As a runner, you should be finding cross-training activities to supplement your running. Cross-training is important because it helps you develop and maintain muscles that you don't use while running. Many runners have taken up biking, swimming, yoga and even zumba. But what about Crossfit? Here are some things to consider before deciding if Crossfit is the right cross-training activity for you!
It Should Be Fun
Crossfit can be really intense. Some of the workouts are as short as a few minutes but you'll still leave the gym feeling spent. If you're like most people, you'll have a much easier time sticking with your cross-trianing activity if you enjoy it. So try it out and if it's fun, keep going! If it's not for you, find something else that you really enjoy!
There are a lot of terms that regular Crossfitters will throw around that will sound foreign to a newbie. Here are just a few terms you should know:
Box: Refers to the Crossfit gym/space
WOD: Workout Of the Day. There is typically a new WOD for every day, although they do get repeated over time.
AMRAP: As Many Rounds As Possible. If your WOD is an AMRAP workout, it means you'll have a time limit and will do as many rounds of the workout as you can during the time limit.
Random Names: Many Crossfit WOD's are named after people. These are WOD's that are often repeated and you'll have fun keeping track of how you did the 1st time vs. how you do as you repeat the WOD at future workouts. Some WOD's are even named after fallen soldiers. These WOD's are typically pretty tough but are a great benchmark to see how you're progressing.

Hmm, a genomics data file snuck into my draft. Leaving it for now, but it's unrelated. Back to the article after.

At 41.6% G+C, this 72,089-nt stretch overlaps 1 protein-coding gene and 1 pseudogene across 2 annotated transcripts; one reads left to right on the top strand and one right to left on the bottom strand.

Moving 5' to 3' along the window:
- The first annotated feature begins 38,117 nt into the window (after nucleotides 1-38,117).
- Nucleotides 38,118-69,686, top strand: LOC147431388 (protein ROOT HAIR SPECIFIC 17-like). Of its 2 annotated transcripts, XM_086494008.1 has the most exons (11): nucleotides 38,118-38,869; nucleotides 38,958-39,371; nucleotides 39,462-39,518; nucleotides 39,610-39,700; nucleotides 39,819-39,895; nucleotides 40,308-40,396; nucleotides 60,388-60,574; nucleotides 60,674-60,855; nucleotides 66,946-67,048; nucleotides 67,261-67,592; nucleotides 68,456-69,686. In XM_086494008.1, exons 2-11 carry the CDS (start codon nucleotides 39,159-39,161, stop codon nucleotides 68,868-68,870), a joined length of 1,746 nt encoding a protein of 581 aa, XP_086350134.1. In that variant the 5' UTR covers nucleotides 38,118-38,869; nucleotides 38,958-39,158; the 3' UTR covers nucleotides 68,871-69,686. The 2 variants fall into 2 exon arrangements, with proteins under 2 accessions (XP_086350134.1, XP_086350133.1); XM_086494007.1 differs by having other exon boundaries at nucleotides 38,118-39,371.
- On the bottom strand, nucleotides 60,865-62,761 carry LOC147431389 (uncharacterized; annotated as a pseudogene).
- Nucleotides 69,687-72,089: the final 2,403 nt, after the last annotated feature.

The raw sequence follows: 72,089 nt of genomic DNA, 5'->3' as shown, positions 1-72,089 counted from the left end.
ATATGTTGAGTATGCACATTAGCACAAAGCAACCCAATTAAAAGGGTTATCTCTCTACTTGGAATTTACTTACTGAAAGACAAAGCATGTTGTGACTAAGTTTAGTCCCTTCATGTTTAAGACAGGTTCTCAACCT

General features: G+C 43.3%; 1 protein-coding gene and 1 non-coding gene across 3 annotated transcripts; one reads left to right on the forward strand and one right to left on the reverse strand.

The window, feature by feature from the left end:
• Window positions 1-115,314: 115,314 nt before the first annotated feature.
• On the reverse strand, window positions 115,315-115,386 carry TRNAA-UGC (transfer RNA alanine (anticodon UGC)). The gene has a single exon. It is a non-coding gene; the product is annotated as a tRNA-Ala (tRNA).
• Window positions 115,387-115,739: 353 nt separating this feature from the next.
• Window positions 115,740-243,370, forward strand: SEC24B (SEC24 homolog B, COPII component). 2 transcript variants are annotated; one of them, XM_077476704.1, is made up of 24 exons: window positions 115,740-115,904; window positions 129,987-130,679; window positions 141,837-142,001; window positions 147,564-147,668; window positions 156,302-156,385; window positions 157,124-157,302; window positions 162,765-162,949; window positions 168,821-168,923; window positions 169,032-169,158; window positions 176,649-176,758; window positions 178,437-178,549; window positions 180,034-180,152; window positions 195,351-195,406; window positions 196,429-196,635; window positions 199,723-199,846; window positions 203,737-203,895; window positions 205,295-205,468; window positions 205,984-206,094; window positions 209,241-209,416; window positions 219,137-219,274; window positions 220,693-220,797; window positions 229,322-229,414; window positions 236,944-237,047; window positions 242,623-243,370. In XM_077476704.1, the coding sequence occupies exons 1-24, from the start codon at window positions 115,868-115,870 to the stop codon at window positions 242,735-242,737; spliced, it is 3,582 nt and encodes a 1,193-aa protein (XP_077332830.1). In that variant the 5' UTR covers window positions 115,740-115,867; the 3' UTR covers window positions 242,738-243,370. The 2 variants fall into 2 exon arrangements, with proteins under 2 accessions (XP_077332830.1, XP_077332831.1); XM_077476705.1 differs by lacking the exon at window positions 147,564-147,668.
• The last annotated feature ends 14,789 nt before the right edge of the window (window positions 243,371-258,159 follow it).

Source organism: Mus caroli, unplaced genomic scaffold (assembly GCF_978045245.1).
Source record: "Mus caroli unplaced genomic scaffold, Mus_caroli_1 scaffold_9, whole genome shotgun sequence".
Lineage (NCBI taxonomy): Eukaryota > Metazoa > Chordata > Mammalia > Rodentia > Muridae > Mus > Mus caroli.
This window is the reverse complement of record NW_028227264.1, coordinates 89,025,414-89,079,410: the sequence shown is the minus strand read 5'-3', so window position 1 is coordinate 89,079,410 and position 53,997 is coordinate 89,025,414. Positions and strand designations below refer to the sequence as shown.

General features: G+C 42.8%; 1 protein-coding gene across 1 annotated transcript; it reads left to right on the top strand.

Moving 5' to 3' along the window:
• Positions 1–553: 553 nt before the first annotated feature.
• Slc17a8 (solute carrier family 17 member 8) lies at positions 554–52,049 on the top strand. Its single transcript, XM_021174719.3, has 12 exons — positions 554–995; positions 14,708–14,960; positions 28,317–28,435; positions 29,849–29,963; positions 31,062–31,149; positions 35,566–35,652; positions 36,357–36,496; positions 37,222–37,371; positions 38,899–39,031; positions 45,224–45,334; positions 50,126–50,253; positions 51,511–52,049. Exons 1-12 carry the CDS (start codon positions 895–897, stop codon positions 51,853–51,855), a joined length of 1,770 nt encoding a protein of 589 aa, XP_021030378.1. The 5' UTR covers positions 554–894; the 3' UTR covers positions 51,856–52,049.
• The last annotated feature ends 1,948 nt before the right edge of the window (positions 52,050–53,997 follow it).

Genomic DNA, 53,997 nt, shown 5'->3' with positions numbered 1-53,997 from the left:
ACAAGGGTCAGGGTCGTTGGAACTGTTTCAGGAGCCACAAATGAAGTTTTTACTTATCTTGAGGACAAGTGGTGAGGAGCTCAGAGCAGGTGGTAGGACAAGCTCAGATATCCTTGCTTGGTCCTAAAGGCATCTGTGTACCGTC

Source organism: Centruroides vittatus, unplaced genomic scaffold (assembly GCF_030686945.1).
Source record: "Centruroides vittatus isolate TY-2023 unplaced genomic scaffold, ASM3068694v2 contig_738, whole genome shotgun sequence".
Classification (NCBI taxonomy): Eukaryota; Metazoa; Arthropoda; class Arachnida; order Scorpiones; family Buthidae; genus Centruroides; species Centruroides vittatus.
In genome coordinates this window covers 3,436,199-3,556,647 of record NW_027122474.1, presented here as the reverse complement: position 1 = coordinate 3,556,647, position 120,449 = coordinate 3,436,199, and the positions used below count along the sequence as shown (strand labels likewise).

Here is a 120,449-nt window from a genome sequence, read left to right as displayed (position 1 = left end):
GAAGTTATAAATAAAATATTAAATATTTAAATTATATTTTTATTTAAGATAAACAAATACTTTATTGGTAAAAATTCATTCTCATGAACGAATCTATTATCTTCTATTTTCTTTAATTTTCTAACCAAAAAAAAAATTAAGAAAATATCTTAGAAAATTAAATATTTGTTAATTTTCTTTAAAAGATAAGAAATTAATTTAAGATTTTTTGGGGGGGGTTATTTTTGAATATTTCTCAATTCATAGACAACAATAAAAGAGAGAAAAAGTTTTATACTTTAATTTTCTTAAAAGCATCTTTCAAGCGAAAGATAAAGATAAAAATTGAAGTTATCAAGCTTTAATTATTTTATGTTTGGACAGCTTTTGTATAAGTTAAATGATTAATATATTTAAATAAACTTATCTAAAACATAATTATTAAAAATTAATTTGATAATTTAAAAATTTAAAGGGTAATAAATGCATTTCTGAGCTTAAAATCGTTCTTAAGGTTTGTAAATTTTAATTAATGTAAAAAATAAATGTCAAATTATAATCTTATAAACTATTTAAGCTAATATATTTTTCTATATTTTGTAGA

Not All Gyms are the Same
Make sure you research gyms before joining. Many will offer a free class or two for interested potential new members. Make sure that the gym's focus matches your own. For example, some gyms do a lot more with heavy weight lifting and some gyms focus more on high-intensity aerobic training. You'll also want to chat with the coach and make sure your personalities seem to mesh. You can also ask members what their thoughts are on the gym
As with most cross-training options, the risk of injury is minimal. The risks vastly increase, however, when you either don't listen to good coaching or you have a coach that pushes you too hard. A good coach will understand where you're at and not push you to progress too quickly. They'll also pay attention to your form and make sure you're maintaining good form throughout the workout, especially as you start to get fatigued. You need to listen to your body too and be careful not to push yourself too hard.
You can expect minor scrapes and bruises, however. Rope climbs can give you rope burn, lifting can give you callouses, and pull-ups can give you blisters on your hands. This is just part of the deal so don't go in expecting to remain completely unmarked.
Over 60% of Crossfitters are women, according to The American Council on Exercise.
One of the best aspects of Crossfit is being part of a tight-knit community. Crossfit classes are a great way to make new friends, and you can expect that you'll receive a lot of support from your fellow athletes.
If you compare Crossfit to a regular gym membership, Crossfit comes out looking pretty expensive. With Crossfit though, you're getting coaching unlike what you'd get in a fitness class at the gym. You'll get some one-on-one time during every class and this is key to helping you progress and stay injury-free. The value you get is completely worth the price tag ($100-$130 per month), but you have to decide if it's worth it to you (and fits your budget).
Good luck deciding if Crossfit is right for you!